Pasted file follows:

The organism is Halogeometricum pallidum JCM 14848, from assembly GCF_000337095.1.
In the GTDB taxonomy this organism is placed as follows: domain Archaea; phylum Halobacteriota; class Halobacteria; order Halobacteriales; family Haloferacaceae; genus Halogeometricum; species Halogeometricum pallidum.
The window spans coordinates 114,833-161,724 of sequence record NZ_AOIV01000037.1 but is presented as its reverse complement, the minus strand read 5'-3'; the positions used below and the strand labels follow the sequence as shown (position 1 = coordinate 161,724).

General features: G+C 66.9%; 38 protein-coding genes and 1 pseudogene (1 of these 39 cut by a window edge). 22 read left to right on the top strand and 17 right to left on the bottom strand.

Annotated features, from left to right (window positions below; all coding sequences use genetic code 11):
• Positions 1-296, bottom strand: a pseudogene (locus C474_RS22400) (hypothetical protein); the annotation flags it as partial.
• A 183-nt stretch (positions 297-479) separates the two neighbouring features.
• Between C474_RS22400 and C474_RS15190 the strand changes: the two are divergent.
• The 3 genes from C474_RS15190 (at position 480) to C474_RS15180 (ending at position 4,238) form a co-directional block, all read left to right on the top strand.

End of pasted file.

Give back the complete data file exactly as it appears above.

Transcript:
The organism is Halogeometricum pallidum JCM 14848, from assembly GCF_000337095.1.
In the GTDB taxonomy this organism is placed as follows: domain Archaea; phylum Halobacteriota; class Halobacteria; order Halobacteriales; family Haloferacaceae; genus Halogeometricum; species Halogeometricum pallidum.
The window spans coordinates 114,833-161,724 of sequence record NZ_AOIV01000037.1 but is presented as its reverse complement, the minus strand read 5'-3'; the positions used below and the strand labels follow the sequence as shown (position 1 = coordinate 161,724).

General features: G+C 66.9%; 38 protein-coding genes and 1 pseudogene (1 of these 39 cut by a window edge). 22 read left to right on the top strand and 17 right to left on the bottom strand.

Annotated features, from left to right (window positions below; all coding sequences use genetic code 11):
• Positions 1-296, bottom strand: a pseudogene (locus C474_RS22400) (hypothetical protein); the annotation flags it as partial.
• A 183-nt stretch (positions 297-479) separates the two neighbouring features.
• Between C474_RS22400 and C474_RS15190 the strand changes: the two are divergent.
• The 3 genes from C474_RS15190 (at position 480) to C474_RS15180 (ending at position 4,238) form a co-directional block, all read left to right on the top strand.